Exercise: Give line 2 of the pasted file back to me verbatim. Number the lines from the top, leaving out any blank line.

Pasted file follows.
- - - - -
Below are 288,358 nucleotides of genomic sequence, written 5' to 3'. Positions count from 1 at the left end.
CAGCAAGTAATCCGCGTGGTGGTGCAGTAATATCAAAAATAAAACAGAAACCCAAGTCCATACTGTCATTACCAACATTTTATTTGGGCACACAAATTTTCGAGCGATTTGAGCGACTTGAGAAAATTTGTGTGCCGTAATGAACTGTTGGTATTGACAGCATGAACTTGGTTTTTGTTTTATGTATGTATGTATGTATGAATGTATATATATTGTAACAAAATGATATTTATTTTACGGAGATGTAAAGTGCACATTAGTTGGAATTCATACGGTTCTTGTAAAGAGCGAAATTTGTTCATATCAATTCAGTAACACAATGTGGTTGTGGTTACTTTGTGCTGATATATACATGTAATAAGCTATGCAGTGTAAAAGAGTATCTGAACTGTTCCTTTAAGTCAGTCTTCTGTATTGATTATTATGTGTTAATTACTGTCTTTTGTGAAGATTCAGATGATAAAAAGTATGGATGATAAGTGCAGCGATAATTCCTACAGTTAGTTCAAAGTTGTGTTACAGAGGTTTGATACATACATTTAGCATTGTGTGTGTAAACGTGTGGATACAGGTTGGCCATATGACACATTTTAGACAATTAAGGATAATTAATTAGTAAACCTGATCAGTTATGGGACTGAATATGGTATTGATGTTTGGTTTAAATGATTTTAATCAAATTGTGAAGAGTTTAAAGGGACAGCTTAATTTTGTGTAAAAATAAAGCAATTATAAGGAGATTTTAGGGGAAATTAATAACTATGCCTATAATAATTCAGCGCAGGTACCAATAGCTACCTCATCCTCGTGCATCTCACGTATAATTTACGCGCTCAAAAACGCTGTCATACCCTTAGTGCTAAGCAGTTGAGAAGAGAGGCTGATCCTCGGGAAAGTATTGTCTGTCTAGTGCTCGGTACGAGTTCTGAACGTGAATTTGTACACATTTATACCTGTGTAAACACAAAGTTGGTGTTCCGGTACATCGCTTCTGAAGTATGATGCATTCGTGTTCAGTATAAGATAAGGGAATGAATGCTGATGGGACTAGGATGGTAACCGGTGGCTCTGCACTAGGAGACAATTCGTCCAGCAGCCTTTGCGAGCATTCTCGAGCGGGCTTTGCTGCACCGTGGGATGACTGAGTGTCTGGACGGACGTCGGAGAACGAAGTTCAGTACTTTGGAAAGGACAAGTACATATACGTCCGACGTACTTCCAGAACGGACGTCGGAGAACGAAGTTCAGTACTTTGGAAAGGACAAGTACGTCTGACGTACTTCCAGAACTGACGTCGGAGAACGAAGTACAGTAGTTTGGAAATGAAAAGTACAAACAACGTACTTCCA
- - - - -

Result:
CAGCAAGTAATCCGCGTGGTGGTGCAGTAATATCAAAAATAAAACAGAAACCCAAGTCCATACTGTCATTACCAACATTTTATTTGGGCACACAAATTTTCGAGCGATTTGAGCGACTTGAGAAAATTTGTGTGCCGTAATGAACTGTTGGTATTGACAGCATGAACTTGGTTTTTGTTTTATGTATGTATGTATGTATGAATGTATATATATTGTAACAAAATGATATTTATTTTACGGAGATGTAAAGTGCACATTAGTTGGAATTCATACGGTTCTTGTAAAGAGCGAAATTTGTTCATATCAATTCAGTAACACAATGTGGTTGTGGTTACTTTGTGCTGATATATACATGTAATAAGCTATGCAGTGTAAAAGAGTATCTGAACTGTTCCTTTAAGTCAGTCTTCTGTATTGATTATTATGTGTTAATTACTGTCTTTTGTGAAGATTCAGATGATAAAAAGTATGGATGATAAGTGCAGCGATAATTCCTACAGTTAGTTCAAAGTTGTGTTACAGAGGTTTGATACATACATTTAGCATTGTGTGTGTAAACGTGTGGATACAGGTTGGCCATATGACACATTTTAGACAATTAAGGATAATTAATTAGTAAACCTGATCAGTTATGGGACTGAATATGGTATTGATGTTTGGTTTAAATGATTTTAATCAAATTGTGAAGAGTTTAAAGGGACAGCTTAATTTTGTGTAAAAATAAAGCAATTATAAGGAGATTTTAGGGGAAATTAATAACTATGCCTATAATAATTCAGCGCAGGTACCAATAGCTACCTCATCCTCGTGCATCTCACGTATAATTTACGCGCTCAAAAACGCTGTCATACCCTTAGTGCTAAGCAGTTGAGAAGAGAGGCTGATCCTCGGGAAAGTATTGTCTGTCTAGTGCTCGGTACGAGTTCTGAACGTGAATTTGTACACATTTATACCTGTGTAAACACAAAGTTGGTGTTCCGGTACATCGCTTCTGAAGTATGATGCATTCGTGTTCAGTATAAGATAAGGGAATGAATGCTGATGGGACTAGGATGGTAACCGGTGGCTCTGCACTAGGAGACAATTCGTCCAGCAGCCTTTGCGAGCATTCTCGAGCGGGCTTTGCTGCACCGTGGGATGACTGAGTGTCTGGACGGACGTCGGAGAACGAAGTTCAGTACTTTGGAAAGGACAAGTACATATACGTCCGACGTACTTCCAGAACGGACGTCGGAGAACGAAGTTCAGTACTTTGGAAAGGACAAGTACGTCTGACGTACTTCCAGAACTGACGTCGGAGAACGAAGTACAGTAGTTTGGAAATGAAAAGTACAAACAACGTACTTCCA